Tuesday, November 30, 2021

NYT wonders: Say, why aren't deep-blue states progressive Utopias?

NYT wonders: Say, why aren't deep-blue states progressive Utopias?

“What do Democrats really do when they have all the power?” The New York Times asks that question in a video from earlier this month, and … Democrats and progressives will not enjoy the answer.

Of course, anyone in urban centers or California figured this out decades ago, but the Gray Lady’s belated realization is worth noting (via Matt Vespa):

The Blaze summed it up last week:

Harris teamed up with Times editorial board writer Binyamin Appelbaum to examine why famously liberal states — such as New York, California, and Washington — struggle to advance the progressive policies despite little to no Republican opposition.

They focused on three core initiatives of the Democratic Party platform: affordable housing, economic equality, and educational opportunity. And in the end, they discovered that “liberal hypocrisy,” not Republican opposition, “is fueling American inequality” and that things are actually much worse in blue states than they are in red.

“In key respects, many blue states are actually doing worse than red states,” the journalists noted in a written report accompanying the video. “It is in the blue states where affordable housing is often hardest to find, there are some of the most acute disparities in education funding and economic inequality is increasing most quickly.”

“Blue states are the problem,” Applebaum, who covers economics and business for the Times, exclaimed.

“Blue states are where the housing crisis is located. Blue states are where the disparities in education funding are the most dramatic. Blue states are the places where tens of thousands of homeless people are living on the streets. Blue states are the places where economic inequality is increasing most quickly in this country. This is not a problem of not doing well enough; it is a situation where blue states are the problem,” he added.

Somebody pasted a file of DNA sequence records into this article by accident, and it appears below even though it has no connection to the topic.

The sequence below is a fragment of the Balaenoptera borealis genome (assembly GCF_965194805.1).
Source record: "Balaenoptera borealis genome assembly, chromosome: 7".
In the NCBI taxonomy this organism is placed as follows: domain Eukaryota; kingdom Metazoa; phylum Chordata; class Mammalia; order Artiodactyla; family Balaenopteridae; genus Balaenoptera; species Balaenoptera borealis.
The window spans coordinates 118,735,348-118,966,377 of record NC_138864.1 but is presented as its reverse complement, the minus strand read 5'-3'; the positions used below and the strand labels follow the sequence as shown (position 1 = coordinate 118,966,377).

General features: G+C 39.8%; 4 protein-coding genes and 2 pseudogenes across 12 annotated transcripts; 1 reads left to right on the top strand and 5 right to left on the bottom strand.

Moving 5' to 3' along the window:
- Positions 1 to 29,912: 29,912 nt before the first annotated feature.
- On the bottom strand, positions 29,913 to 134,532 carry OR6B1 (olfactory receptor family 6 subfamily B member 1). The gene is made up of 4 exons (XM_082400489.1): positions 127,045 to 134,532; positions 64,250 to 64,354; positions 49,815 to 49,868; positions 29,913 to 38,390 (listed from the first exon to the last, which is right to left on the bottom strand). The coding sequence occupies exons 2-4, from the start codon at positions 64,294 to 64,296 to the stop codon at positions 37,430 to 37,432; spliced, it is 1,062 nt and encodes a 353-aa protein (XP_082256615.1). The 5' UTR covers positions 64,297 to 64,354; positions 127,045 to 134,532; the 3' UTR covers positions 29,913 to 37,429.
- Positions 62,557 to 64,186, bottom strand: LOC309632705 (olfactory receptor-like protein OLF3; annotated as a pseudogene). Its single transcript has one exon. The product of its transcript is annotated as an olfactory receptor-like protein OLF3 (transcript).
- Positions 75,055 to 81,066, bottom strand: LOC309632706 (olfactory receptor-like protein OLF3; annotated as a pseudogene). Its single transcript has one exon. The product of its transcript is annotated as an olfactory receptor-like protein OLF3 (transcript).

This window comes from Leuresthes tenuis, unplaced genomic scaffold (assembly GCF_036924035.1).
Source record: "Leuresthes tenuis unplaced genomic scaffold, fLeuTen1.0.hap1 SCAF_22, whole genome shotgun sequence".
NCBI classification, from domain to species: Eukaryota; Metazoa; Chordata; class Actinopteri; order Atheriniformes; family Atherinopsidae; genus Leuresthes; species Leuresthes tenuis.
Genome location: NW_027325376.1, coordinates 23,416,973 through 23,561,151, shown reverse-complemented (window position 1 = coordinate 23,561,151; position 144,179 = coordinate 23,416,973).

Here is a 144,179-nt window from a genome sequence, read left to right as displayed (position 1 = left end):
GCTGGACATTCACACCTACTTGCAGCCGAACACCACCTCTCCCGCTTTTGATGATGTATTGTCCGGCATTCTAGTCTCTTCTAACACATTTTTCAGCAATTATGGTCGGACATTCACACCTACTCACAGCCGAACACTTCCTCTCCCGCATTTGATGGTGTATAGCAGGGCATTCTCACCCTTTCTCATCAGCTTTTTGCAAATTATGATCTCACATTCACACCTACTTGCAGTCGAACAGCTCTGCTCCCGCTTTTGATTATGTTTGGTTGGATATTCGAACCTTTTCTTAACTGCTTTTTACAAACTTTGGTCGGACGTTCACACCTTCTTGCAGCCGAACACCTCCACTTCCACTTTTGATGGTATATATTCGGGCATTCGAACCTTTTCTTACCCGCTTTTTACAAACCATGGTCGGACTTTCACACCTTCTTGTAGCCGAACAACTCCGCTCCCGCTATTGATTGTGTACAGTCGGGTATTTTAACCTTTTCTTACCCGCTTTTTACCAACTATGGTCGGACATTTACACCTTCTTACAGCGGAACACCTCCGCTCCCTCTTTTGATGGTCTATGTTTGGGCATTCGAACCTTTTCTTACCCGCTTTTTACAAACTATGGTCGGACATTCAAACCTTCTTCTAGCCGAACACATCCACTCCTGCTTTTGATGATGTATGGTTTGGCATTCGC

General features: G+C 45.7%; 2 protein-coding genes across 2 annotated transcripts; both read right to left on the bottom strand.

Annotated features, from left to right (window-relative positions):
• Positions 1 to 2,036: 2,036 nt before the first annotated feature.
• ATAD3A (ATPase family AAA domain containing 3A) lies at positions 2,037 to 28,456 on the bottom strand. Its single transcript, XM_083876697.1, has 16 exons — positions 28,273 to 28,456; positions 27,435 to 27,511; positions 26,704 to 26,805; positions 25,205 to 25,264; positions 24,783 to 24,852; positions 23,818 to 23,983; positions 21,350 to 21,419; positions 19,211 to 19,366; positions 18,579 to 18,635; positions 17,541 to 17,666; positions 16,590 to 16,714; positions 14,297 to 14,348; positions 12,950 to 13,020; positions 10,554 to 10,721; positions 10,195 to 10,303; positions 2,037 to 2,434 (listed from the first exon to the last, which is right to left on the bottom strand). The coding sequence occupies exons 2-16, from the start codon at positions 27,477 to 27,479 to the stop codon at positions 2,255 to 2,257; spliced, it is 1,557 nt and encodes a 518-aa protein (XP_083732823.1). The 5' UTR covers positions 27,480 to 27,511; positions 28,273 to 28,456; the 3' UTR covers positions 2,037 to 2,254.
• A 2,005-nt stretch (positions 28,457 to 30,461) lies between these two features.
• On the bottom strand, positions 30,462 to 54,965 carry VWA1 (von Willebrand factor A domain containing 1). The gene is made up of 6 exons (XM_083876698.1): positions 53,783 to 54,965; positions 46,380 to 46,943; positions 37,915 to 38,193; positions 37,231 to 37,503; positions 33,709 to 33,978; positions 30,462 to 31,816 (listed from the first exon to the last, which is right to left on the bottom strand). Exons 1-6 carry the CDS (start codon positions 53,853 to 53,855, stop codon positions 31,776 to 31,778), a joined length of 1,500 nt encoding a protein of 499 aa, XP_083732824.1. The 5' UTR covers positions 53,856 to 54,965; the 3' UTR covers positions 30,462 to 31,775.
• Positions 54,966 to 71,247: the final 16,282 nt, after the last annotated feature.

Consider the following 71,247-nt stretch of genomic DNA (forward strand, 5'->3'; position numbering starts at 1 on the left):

The most amusing aspect of this revelation isn’t that progressive policies don’t work — which they don’t, as we see in urban areas that haven’t elected a Republican to office in decades. It’s that progressives mostly don’t even bother to try those core policies at the state level. Affordable housing gets the NIMBY treatment, something I saw up close in the Twin Cities. Affordable housing is a policy best applied to other people’s neighborhoods, which is all the more infuriating given efforts by Democrats in Washington to eliminate suburban autonomy through HUD policy.

It’s on education, however, where progressive hypocrisy shines brightest in the bluest areas. Progressives fight hard against a truly progressive policy in school choice, which would allow parents to choose their own schools for their children, which the wealthy already do — in more ways than one. Johnny Harris looks to one of the bluest enclaves in the US, Cook County and Chicago, to see how the wealthy ensure that their tax dollars only go to the schools where their own children are being educated. It’s less egregious in other blue-state cities with larger municipal school districts, which run under the control of the hard-Left, but the outcome is essentially the same. Wealthier families send their children to private schools, while everyone else is consigned to failing urban school districts obsessed with social-justice indoctrination rather than focused on actual education.